“Art gives them a chance to learn how to express themselves,” she said. “It helps them to realize their gifts and see that we all have different gifts. There are so many different opportunities in the art classroom to realize that there isn’t any one right answer.
       
“And it’s so much fun!”
Bail Bonds Chesterfield VA

New GRASP scholarships to aide winners with college debt and costs


Fifteen Henrico County Public Schools students recently received a “2+2” scholarship from the non-profit organization GRASP (GReat Aspirations Scholarship Program, Inc.). In total, the newly created scholarships will help 71 students receive their baccalaureate degrees from a Virginia college or university with lower costs and less student debt.

The scholarship awards each winner $1,000 for his or her first year at a community college to cover the costs not covered by financial aid, such as books and computers. > Read more.

Long & Foster’s Innsbrook, Short Pump offices participate in community service day event


Thousands of real estate agents and employees with Long & Foster Real Estate, including those at the Innsbrook and Short Pump offices in Glen Allen, Virginia, took part in the company’s 20th annual Community Service Day June 7.

The Innsbrook and Short Pump offices chose to volunteer with Housing Families First on June 7. The organization’s mission provides families experiencing homelessness with what they need to move to a stable housing situation. > Read more.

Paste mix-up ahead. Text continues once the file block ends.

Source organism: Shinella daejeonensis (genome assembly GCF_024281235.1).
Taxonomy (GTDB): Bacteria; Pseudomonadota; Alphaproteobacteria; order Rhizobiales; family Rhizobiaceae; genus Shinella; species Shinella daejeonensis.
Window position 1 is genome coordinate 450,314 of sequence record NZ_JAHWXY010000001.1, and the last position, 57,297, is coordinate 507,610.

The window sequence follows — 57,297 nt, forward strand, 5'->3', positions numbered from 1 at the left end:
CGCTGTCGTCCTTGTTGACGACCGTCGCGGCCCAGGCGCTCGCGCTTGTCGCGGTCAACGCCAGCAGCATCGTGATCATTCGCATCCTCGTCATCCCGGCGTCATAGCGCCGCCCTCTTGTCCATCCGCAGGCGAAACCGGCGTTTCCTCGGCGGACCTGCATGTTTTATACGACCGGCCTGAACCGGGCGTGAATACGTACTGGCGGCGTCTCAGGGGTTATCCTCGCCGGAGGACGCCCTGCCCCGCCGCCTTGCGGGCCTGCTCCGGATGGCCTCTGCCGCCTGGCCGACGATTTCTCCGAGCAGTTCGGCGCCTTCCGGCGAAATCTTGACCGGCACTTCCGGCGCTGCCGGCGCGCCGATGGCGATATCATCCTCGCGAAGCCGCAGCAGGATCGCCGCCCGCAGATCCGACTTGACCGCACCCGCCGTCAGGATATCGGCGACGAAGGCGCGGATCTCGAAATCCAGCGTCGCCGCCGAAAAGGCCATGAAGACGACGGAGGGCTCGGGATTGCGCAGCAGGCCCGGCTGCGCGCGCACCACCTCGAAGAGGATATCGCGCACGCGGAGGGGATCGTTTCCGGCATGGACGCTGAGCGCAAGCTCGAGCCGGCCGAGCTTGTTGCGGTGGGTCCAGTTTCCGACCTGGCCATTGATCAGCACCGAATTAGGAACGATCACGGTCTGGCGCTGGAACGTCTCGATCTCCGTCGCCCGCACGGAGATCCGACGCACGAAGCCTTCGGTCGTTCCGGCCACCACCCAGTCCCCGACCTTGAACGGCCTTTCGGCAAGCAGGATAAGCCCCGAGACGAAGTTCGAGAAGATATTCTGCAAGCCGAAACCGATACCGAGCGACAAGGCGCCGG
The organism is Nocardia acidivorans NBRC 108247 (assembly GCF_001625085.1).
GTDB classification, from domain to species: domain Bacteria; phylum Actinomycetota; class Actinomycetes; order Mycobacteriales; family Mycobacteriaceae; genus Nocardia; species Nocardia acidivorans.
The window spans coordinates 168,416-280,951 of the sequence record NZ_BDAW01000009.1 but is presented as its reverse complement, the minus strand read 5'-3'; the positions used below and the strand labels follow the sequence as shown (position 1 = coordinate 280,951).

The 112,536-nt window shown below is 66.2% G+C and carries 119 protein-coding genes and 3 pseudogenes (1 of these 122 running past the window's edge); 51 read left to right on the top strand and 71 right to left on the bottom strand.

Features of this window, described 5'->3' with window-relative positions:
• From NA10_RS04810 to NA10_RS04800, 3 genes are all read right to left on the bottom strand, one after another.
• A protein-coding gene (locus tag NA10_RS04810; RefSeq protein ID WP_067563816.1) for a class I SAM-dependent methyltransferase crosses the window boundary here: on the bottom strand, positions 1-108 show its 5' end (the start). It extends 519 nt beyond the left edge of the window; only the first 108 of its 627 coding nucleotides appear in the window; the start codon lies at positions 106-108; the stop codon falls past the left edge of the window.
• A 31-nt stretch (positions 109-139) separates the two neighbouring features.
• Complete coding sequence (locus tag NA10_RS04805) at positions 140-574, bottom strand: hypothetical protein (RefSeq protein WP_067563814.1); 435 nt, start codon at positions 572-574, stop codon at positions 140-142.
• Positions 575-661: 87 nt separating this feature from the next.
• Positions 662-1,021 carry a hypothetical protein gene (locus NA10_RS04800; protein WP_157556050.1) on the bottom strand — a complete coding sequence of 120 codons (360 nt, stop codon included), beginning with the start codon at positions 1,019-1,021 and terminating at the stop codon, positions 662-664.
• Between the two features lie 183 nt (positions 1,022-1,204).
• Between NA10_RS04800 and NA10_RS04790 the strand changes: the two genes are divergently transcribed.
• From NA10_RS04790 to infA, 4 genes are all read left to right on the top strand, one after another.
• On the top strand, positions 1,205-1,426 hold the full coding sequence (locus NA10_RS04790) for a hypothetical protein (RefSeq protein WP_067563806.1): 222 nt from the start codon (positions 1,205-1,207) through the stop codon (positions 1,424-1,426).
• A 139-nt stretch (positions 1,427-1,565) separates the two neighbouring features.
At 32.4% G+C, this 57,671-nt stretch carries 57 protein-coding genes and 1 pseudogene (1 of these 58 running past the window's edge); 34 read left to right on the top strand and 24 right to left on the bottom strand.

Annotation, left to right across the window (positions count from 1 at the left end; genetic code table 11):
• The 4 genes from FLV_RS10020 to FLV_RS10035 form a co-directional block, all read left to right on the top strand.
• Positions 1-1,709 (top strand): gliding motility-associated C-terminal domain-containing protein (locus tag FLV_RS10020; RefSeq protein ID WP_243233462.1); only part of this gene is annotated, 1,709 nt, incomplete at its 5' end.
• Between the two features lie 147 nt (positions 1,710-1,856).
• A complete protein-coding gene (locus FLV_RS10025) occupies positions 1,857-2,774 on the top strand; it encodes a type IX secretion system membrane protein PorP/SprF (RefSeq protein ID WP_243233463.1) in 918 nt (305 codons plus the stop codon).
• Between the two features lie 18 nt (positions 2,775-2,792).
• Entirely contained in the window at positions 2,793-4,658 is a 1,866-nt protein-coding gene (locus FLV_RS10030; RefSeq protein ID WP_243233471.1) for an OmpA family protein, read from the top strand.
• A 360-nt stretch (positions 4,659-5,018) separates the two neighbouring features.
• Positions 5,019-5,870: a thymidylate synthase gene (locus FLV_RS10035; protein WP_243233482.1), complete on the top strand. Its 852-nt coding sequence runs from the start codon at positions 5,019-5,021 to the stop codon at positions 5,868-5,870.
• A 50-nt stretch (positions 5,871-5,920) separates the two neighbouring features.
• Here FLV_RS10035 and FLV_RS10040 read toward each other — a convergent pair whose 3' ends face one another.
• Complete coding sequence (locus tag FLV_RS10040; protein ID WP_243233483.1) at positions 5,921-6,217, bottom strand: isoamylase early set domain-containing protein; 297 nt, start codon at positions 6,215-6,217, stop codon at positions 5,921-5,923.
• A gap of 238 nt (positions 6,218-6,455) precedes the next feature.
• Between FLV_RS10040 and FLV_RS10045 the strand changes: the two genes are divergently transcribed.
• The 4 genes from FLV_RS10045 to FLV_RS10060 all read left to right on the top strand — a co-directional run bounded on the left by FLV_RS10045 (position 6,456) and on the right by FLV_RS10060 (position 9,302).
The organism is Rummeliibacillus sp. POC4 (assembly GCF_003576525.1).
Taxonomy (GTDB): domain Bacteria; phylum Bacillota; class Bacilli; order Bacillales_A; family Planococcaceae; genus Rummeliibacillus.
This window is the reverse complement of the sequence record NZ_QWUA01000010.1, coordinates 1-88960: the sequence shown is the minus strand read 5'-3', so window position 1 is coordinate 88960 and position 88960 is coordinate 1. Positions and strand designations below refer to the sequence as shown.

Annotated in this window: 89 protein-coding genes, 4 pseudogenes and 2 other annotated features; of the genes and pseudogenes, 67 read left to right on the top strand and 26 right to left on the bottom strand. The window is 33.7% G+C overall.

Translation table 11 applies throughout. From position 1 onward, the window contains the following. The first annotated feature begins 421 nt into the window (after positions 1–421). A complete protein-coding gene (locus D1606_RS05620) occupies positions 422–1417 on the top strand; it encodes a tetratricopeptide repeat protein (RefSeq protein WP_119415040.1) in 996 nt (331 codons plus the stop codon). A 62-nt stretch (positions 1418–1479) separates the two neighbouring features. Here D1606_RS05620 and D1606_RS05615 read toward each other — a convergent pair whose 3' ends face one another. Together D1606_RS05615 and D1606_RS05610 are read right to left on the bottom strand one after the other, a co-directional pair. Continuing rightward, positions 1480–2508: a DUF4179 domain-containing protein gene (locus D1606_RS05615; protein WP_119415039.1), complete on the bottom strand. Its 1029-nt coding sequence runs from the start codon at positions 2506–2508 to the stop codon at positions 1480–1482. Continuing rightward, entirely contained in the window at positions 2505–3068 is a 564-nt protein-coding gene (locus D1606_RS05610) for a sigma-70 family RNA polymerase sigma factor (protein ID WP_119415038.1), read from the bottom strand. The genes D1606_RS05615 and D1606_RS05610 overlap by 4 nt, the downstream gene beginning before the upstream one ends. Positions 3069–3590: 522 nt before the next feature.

Network of Enterprising Women to award scholarships to local HS grads

Three recent Henrico County high school graduates are among the 10 local students who will receive scholarships from the Network of Enterprising Women during the organization's monthly luncheon July 6. > Read more.

Crime Stoppers’ Crime of the Week – June 26, 2017


Richmond detectives need the public’s help to identify the vehicle and suspects in the shooting incident of a 7-year-old boy and an adult male. Can you help Crime Stoppers solve this latest shooting?

The shooting occurred in the 1500 block of North 22nd Street in the Fairmount neighborhood of the city. Officers arrived and found the two victims near a bus stop. > Read more.

Richmond Montessori School earns VAIS reaccreditation


Richmond Montessori School, an independent Montessori school for children ages 2 to 14, recently earned reaccreditation from the Virginia Association of Independent Schools. The VAIS accreditation program is one of only a few recognized at the national level through the National Association of Independent School's Commission on Accreditation and is also recognized and approved by the Virginia Board of Education through the Virginia Council for Private Education. > Read more.

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The Roots, Rhythm, & Soul Tour – featuring Roosevelt Dime, Harry Jay & The Bling, and Jenna Lotti – will perform at 8 p.m. at The Tin Pan, 8982 Quioccasin Rd. Roosevelt Dime combines the feel-good groove of classic Rhythm & Blues with acoustic Americana instrumentation. Harry Jay & The Bling are a contemporary R&B/funk group located in Boston, Mass. Jenna Lotti is a pop soul singer-songwriter from Boston. In 2013, she created a successful Kickstarter campaign which led to the creation of her debut album “Tunnel Vision.” Tickets are $10 in advance and $15 at the door. Doors open at 6 p.m. For details, call 447-8189 or visit http://www.tinpanrva.com. Full text